Monday, July 25, 2016

Yuca Frita & Citrus Mojo

The past few posts and this one are all about deep frying. Well, whenever I set up to fry any dish, I try and make good use of the pan of shortening instead of throwing it out after one use. So, when I was in the mood to eat chipotle nacho beef but didn't feel like actually making nachos or tacos, I decided I would fry up some yuca.

My grocery carries fresh cassava (a.k.a. yuca) but I think it's a pain to process, or at least it seems that way from what I've seen on Chopped. So, I prefer to buy the frozen kind. The only thing to watch out for is pulling out the tough weird root-like stem thing running through the center; frozen yuca has been peeled but that stem hasn't been removed.

If you're going with fresh, make sure you buy one where the flesh is completely and beautifully white. It might be difficult to inspect but at my store, they already have the yuca chopped in half to expose the flesh which makes for easy inspection. There are plenty of authentic, useful resources out there that will help you navigate how to prep cassava so I'm not going to even attempt to make a guide when in all honesty, I've only ever dealt with frozen yuca. But it doesn't even matter because the frozen tastes just as delicious as fresh.
Ingredients [serves 4]:
yuca frita
1½ lbs. frozen yuca
oil for frying
+ salt to taste

citrus mojo
1 clove garlic, finely minced
1 tablespoon lime juice
3 tablespoons sour orange juice
¼ teaspoon salt
¼ teaspoon pepper
2 tablespoons olive oil

One v. important note is that you should never eat raw yuca. Yuca contains cyanide and is toxic in its raw form. There are several varieties of cassava, some of which are more toxic than others. Sweet cassava is typically what is available in groceries in the States (due to our proximity to Latin America) and this variety is the least toxic and is made safe to eat simply by boiling. Bitter varieties of cassava require days of soaking before cooking, but bitter varieties are typically found in Africa.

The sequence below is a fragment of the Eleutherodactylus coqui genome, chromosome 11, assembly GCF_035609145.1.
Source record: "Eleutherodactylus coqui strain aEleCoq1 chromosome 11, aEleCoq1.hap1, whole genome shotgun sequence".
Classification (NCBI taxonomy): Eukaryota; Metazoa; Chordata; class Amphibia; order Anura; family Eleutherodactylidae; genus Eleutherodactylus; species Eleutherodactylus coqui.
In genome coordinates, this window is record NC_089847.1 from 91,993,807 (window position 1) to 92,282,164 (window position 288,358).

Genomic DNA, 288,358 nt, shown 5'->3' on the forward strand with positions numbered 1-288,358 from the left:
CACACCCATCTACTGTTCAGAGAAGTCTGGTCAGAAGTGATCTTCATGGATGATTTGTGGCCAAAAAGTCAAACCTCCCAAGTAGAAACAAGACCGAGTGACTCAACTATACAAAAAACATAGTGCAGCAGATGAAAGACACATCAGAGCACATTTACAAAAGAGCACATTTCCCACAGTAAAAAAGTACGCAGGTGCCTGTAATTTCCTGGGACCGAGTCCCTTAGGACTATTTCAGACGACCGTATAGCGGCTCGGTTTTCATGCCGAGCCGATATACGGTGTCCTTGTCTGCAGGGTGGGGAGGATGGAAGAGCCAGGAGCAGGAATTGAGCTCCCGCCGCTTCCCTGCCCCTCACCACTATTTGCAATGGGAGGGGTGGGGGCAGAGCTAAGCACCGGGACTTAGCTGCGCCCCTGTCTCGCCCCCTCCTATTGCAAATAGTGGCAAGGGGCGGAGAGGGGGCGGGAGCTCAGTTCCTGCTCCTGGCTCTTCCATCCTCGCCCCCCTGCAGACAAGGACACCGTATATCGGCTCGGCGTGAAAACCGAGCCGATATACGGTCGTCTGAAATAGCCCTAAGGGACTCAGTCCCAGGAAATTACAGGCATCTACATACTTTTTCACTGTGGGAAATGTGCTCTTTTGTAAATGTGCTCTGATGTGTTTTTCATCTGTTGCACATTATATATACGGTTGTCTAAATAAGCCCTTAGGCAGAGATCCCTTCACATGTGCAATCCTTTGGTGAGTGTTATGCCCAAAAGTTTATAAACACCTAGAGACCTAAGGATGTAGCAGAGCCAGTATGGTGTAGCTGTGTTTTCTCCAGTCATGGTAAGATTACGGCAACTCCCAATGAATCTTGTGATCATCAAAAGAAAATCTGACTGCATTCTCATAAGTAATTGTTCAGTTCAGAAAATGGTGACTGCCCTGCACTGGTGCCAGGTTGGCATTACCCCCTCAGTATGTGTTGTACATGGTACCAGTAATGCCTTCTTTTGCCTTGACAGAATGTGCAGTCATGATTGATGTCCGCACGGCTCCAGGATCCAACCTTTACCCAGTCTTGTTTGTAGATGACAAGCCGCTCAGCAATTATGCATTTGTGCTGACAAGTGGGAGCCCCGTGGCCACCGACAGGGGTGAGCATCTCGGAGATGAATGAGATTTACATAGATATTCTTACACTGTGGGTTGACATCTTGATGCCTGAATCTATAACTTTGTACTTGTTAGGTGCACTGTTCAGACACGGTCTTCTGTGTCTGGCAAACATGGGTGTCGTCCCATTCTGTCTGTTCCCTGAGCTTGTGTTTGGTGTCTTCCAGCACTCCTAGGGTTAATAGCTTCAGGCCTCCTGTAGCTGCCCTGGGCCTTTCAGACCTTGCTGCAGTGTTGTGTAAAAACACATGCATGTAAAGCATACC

Thursday, July 21, 2016

Funnel Cake

Every year in the field near my office, the town hosts a carnival. It makes me nostalgic for the town carnival I used to visit as a kid. My mom would give me $10 to spend, which would only give me enough tickets to go on maybe three rides and then the leftover would be spent on either kettle corn or funnel cake, depending on my mood. Funnel cake usually won out, since it was the less accessible option; popcorn is the more readily available snack, right?

These days, I'm not as keen on visiting carnivals - waiting on a 30-minute queue for a 30-second ride just doesn't have the same charm. But, that doesn't mean I can't still enjoy a good funnel cake. But, I avoid the crowds and the kids and indulge at home instead.

There are lots of recipes out there for funnel cakes made with a pancake-like batter but I'm an advocate for pate a choux batter. It yields really light and crisp swirls of cake that puff up beautifully. Plus, the batter keeps really well in the fridge so you can address your cravings after dinner for an entire week; if you're as gluttonous as I am, this aspect is probably the winning trait.
Ingredients [yields 6 to 8 small funnel cakes]:
½ stick butter (¼ cup)
½ cup milk
2 tablespoons sugar
½ teaspoon salt
½ cup flour
2 eggs
oil for frying
+ powdered sugar

Monday, July 18, 2016

Fried Calamari

The best fried calamari I ever had was in Barcelona at a restaurant by a manmade beach. It was particularly memorable because it was made with the tube portion and they were humongous. Like, 5" diameter huge.

These calamari were inspired by those Barcelona calamari. I purposely chose huge tubes to try and recreate the effect. To be frank, I missed the tentacles a little - the texture is different and enjoyable - but I liked the result nonetheless and the nostalgia was awesome.
Ingredients [serves 4]:
calamari
2 lbs. squid (tubes and/or tentacles)
¼ cup flour
¼ cup potato starch
¼ cup cornmeal
1 teaspoon salt
1 teaspoon pepper
1 teaspoon cayenne
oil for frying

dipping sauce
½ cup San Marzano tomatoes
1 tablespoon olive oil
1 clove garlic, minced
½ teaspoon chopped oregano
1 teaspoon chopped basil
½ teaspoon crushed red pepper flakes
pinch salt
pinch pepper
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